(From L to R), transgenders Major Alexandra Larsson of the Swedish Armed Forces, Sergeant Lucy Jordan of the New Zealand Air Force and Major Donna Harding of the Royal Australian Army Nursing Corps listen to Corporal Natalie Murray of the Canadian Forces speak during a a conference organized by the American Civil Liberties Union (ACLU) and the Palm Center in Washington on Oct. 20. AFP Photo
For Donna Harding, joining the Australian army was a bid to try to suppress what she had known from an early age – she was a girl trapped in a boy’s body.
“It’s quite a common pathway for people who are gender conflicted, trying to fix what we see is wrong with us, and see the military as the way of doing that,” Major Harding said.
She was speaking at an unprecedented gathering of transgender troops from foreign armies in Washington, sharing their experiences in the hopes of persuading the Pentagon and the U.S. administration to break perhaps the last taboo – openly integrating members of their community into the military’s ranks.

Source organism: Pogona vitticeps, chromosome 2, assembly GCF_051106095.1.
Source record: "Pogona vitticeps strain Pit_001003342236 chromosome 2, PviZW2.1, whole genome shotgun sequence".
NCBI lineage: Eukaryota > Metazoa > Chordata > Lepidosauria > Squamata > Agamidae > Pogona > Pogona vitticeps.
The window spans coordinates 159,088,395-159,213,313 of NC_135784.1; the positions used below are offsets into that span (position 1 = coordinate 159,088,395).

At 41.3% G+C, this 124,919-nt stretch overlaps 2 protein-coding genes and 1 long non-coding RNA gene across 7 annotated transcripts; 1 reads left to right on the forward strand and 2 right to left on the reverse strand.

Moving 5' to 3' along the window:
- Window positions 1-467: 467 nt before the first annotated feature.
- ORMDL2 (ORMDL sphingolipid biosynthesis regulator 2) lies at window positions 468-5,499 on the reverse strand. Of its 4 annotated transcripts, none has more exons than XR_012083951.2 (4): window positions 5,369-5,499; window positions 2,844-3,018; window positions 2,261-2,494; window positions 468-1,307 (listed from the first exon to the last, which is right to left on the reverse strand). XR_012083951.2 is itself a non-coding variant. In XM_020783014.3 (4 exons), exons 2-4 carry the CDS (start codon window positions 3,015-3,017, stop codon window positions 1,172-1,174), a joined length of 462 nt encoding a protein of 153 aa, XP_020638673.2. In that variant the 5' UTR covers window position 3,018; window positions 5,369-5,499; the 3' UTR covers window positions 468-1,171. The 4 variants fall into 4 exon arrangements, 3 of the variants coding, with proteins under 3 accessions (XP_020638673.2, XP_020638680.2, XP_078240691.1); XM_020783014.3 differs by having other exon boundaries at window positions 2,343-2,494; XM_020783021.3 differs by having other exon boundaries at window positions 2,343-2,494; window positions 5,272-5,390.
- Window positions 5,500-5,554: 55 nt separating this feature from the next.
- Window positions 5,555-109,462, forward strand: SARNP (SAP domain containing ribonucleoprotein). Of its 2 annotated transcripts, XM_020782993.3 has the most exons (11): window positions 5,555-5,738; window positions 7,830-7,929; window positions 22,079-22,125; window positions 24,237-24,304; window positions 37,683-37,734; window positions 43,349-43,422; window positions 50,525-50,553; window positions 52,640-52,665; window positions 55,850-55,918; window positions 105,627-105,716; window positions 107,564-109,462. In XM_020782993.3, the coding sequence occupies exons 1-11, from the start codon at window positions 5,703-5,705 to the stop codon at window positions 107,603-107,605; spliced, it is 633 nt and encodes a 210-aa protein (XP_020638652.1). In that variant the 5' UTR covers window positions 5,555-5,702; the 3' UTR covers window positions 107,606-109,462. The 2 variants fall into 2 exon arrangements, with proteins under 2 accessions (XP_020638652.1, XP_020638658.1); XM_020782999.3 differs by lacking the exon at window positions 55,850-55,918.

Eighteen countries around the world expressly allow transgender personnel to serve, including major U.S. allies like Australia, Britain, Canada, Sweden and New Zealand.
But in the United States, despite the 2011 repeal of the divisive “Don’t Ask, Don’t Tell” law, which banned gays from serving openly, there is little talk of extending the same rights to transgender people.
There are an estimated 15,500 transgender people believed to be serving in the U.S. armed forces, but, under the current rules, if they are discovered the military is required to dismiss them….